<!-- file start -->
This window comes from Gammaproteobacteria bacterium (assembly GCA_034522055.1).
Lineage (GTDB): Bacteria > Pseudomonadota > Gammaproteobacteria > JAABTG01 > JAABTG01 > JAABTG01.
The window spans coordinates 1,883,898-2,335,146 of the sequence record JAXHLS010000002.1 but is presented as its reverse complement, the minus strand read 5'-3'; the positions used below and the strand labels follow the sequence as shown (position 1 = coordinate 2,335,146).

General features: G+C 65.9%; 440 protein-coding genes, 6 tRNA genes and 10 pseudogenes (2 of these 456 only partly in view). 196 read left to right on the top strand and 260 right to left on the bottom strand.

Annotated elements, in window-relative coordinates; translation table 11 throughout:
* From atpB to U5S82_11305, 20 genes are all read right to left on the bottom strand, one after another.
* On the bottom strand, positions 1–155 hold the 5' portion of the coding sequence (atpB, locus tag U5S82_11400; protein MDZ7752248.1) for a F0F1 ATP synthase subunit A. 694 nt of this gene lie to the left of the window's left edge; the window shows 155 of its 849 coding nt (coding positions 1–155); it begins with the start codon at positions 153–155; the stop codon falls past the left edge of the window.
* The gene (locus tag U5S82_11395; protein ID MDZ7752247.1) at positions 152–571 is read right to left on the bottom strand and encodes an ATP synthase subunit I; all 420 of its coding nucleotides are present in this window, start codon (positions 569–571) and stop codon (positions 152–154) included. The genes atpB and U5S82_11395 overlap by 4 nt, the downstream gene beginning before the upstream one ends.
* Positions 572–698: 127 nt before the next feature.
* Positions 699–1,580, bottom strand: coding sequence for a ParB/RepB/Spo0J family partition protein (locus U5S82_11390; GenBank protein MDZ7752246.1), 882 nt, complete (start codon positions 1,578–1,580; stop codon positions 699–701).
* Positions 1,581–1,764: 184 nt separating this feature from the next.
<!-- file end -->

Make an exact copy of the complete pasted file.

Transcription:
This window comes from Gammaproteobacteria bacterium (assembly GCA_034522055.1).
Lineage (GTDB): Bacteria > Pseudomonadota > Gammaproteobacteria > JAABTG01 > JAABTG01 > JAABTG01.
The window spans coordinates 1,883,898-2,335,146 of the sequence record JAXHLS010000002.1 but is presented as its reverse complement, the minus strand read 5'-3'; the positions used below and the strand labels follow the sequence as shown (position 1 = coordinate 2,335,146).

General features: G+C 65.9%; 440 protein-coding genes, 6 tRNA genes and 10 pseudogenes (2 of these 456 only partly in view). 196 read left to right on the top strand and 260 right to left on the bottom strand.

Annotated elements, in window-relative coordinates; translation table 11 throughout:
* From atpB to U5S82_11305, 20 genes are all read right to left on the bottom strand, one after another.
* On the bottom strand, positions 1–155 hold the 5' portion of the coding sequence (atpB, locus tag U5S82_11400; protein MDZ7752248.1) for a F0F1 ATP synthase subunit A. 694 nt of this gene lie to the left of the window's left edge; the window shows 155 of its 849 coding nt (coding positions 1–155); it begins with the start codon at positions 153–155; the stop codon falls past the left edge of the window.
* The gene (locus tag U5S82_11395; protein ID MDZ7752247.1) at positions 152–571 is read right to left on the bottom strand and encodes an ATP synthase subunit I; all 420 of its coding nucleotides are present in this window, start codon (positions 569–571) and stop codon (positions 152–154) included. The genes atpB and U5S82_11395 overlap by 4 nt, the downstream gene beginning before the upstream one ends.
* Positions 572–698: 127 nt before the next feature.
* Positions 699–1,580, bottom strand: coding sequence for a ParB/RepB/Spo0J family partition protein (locus U5S82_11390; GenBank protein MDZ7752246.1), 882 nt, complete (start codon positions 1,578–1,580; stop codon positions 699–701).
* Positions 1,581–1,764: 184 nt separating this feature from the next.